The Augusta area real estate market is not as wild and crazy as it was in the spring; however, it is still a long way from a bargain hunter’s paradise either.
Sales data in October showed several notable trends compared to October 2021.
For one, the number of homes sold in October of this year plummeted nearly 20 percent compared to last year with 707 total sales compared to 880 in October of last year. That’s significant. The sharpest drop was in Columbia County, where sales volume dropped 31 percent from 350 in 2021 to just 241 this year. The exception was Harlem which actually saw a slight increase from 13 sales last October to 15 this year. North Augusta saw a sharp drop in the number of homes sold as well, dropping 24 percent from 93 sold to 71. Richmond County, however, held its own. The total number of homes sold in Richmond County only fell 11 percent from 230 down to 206 with Hephzibah posting the strongest number with a decrease of only 5.6 percent.
As you might expect given that sharp of a drop in volume, housing inventory is also up this year compared to last year. In fact, for the first time since 2019, if my memory serves me right, housing inventory in the CSRA as a whole eclipsed the 2 month supply threshold. This is great news for buyers, because it means better selection to choose from. It also means more competition among sellers, which means you no longer have to give away your first AND second born, plus the family pet to secure your dream home. Of course, interest rates are double what they were earlier this year, but we will save that for a different post.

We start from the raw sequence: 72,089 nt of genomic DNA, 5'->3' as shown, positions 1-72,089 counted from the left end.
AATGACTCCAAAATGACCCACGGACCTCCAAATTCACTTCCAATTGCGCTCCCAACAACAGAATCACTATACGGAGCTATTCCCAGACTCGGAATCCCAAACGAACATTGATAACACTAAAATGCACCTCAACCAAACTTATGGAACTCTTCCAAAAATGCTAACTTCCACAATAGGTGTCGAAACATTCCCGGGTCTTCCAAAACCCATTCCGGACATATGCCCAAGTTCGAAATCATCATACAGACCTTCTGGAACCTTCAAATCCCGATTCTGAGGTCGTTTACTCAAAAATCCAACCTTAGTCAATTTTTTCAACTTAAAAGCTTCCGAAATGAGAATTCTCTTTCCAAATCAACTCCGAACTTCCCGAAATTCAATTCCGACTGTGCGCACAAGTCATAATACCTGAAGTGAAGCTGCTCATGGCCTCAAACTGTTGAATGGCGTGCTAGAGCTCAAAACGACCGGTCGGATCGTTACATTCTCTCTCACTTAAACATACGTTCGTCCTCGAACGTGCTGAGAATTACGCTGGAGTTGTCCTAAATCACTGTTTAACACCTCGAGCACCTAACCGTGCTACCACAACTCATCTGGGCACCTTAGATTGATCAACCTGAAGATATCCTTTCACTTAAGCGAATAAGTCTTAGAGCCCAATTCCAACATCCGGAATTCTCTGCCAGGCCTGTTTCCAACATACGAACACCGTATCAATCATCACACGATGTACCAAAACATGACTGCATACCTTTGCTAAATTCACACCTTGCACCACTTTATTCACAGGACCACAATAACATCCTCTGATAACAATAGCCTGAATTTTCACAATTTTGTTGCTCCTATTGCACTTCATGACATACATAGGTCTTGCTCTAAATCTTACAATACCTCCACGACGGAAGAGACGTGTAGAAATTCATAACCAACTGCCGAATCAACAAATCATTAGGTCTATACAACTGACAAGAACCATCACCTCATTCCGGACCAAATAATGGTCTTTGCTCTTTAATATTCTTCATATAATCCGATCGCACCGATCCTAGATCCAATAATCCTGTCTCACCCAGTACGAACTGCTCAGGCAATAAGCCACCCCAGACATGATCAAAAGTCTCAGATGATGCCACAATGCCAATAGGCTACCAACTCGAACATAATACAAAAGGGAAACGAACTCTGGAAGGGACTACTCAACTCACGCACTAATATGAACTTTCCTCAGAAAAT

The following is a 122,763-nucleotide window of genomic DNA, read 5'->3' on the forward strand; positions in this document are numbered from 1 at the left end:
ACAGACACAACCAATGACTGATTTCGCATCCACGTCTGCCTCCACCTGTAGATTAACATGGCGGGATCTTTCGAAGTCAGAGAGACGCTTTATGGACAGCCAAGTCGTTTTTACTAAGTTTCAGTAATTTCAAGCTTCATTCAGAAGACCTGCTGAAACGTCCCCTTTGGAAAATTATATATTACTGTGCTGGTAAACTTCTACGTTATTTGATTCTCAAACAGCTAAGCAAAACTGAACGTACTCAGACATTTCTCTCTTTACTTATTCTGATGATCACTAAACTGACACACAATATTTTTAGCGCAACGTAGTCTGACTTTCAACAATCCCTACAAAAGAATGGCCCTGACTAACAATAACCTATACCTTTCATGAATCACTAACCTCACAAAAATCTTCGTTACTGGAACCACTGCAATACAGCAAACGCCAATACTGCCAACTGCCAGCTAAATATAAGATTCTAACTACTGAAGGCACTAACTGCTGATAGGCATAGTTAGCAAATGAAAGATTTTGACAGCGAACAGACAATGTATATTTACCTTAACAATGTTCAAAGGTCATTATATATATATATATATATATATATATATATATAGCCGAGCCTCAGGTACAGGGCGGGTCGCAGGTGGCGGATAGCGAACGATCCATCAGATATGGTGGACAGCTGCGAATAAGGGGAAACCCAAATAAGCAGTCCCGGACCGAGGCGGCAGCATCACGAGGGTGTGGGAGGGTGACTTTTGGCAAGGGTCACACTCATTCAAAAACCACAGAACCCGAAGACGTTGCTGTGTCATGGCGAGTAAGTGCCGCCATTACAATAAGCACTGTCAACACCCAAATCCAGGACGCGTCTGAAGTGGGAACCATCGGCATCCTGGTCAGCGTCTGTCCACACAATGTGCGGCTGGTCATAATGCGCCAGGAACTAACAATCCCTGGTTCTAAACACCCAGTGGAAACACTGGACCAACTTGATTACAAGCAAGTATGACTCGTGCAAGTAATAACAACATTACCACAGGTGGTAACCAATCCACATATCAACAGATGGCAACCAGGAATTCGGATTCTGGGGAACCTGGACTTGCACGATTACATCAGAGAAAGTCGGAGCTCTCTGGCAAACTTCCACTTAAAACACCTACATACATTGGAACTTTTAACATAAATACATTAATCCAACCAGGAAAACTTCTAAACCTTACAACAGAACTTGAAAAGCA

In spite of all these changes in the local market, Augusta house prices still posted double digit gains in prices in October compared to October of last year. While we did not post 20 percent annual gains the way we did in 2019-2021, a 12 percent increase is still a pretty good return on investment for home sellers. Again, the strongest gains were in Richmond County where home prices were up more than 16 percent year over year with the weakest numbers in Martinez and Evans, where prices increased a little more than 5 percent. The gains in Richmond County are likely because house prices are cheaper there compared to Columbia County and North Augusta, so buyers are looking for more affordable homes due to higher interest rates.
To close, it is still a good time to buy or sell a home in the Augusta, Fort Gordon, Columbia County, and North Augusta area. The market has not crashed at all; it has merely corrected, or at least evened out a bit. Instead of being completely tilted toward sellers, it is more of a level playing field for buyers and sellers. And that is a good thing in the world of capitalism in which we live.
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